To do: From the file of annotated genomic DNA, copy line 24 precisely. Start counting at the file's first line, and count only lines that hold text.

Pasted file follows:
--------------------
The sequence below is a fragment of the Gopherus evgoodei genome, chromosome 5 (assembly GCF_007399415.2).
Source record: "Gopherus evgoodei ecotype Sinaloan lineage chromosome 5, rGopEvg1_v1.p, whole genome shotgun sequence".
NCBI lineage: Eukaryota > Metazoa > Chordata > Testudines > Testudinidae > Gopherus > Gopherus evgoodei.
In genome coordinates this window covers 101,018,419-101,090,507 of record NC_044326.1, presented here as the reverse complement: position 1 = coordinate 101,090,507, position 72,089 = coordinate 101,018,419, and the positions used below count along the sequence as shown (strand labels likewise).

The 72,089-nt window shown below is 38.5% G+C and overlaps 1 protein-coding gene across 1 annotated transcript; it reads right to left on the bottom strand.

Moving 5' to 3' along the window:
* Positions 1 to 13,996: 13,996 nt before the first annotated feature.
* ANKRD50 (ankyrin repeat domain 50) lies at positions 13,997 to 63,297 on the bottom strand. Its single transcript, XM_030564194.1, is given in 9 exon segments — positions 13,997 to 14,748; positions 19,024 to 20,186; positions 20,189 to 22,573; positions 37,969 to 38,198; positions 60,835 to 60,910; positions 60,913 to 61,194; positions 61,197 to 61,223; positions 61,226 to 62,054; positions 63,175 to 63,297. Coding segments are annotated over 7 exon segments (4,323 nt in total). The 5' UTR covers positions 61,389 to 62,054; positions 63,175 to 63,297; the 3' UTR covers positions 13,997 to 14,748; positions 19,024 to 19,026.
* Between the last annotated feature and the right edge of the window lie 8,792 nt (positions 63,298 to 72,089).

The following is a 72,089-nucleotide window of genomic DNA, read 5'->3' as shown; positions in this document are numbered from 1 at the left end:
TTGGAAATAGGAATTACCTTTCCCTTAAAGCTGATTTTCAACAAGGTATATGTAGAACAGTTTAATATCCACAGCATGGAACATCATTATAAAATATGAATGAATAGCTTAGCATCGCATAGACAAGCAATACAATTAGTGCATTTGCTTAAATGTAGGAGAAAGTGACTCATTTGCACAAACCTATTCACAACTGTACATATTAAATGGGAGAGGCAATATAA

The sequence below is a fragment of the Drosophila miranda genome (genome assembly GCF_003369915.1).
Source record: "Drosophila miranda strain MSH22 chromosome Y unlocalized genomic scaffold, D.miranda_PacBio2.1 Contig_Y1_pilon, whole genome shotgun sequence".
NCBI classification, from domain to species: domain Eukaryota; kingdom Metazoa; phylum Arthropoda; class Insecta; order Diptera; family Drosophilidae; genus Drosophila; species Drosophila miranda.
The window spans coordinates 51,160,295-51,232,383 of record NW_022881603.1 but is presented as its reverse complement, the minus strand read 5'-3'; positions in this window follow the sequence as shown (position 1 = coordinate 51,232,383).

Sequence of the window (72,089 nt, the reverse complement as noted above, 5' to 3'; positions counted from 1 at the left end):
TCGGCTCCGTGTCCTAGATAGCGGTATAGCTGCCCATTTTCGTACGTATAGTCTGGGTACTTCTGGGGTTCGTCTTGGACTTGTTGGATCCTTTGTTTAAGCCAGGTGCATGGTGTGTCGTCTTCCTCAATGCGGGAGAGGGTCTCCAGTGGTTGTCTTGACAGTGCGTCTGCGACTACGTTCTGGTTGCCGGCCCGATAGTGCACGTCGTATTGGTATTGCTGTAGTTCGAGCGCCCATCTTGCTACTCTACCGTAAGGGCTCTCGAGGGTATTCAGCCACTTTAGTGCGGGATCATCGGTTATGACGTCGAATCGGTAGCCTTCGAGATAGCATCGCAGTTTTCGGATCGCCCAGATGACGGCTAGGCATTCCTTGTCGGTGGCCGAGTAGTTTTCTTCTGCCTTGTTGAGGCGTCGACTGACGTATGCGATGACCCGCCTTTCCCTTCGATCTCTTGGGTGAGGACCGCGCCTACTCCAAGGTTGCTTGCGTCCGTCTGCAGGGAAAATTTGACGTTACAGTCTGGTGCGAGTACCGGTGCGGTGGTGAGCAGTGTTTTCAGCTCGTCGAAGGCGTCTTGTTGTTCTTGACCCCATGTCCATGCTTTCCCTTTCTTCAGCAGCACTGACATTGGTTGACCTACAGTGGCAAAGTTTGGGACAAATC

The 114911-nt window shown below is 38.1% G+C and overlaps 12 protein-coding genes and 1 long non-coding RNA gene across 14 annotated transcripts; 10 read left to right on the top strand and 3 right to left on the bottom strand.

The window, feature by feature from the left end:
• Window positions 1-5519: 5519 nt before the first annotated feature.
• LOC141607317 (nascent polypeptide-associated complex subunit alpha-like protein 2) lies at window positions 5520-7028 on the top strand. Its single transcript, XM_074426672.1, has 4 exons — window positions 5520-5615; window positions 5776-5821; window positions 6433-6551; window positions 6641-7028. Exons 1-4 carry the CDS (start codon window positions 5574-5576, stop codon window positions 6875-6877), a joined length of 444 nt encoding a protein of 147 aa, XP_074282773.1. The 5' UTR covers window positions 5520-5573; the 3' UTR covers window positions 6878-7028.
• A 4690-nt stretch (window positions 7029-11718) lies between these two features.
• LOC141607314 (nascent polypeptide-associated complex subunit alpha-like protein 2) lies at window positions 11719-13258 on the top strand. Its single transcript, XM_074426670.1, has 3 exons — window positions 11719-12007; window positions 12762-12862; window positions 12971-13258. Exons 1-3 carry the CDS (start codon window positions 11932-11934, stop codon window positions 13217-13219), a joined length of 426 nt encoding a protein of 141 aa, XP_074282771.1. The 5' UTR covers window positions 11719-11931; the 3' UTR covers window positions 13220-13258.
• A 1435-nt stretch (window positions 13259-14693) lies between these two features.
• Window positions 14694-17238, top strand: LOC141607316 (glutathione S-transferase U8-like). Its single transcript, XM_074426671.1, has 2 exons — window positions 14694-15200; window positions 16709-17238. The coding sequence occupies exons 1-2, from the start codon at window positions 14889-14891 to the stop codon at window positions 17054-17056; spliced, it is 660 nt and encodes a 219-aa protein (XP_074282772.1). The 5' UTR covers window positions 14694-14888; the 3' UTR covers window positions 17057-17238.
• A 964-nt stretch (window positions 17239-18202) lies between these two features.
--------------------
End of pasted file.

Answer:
• A 1435-nt stretch (window positions 13259-14693) lies between these two features.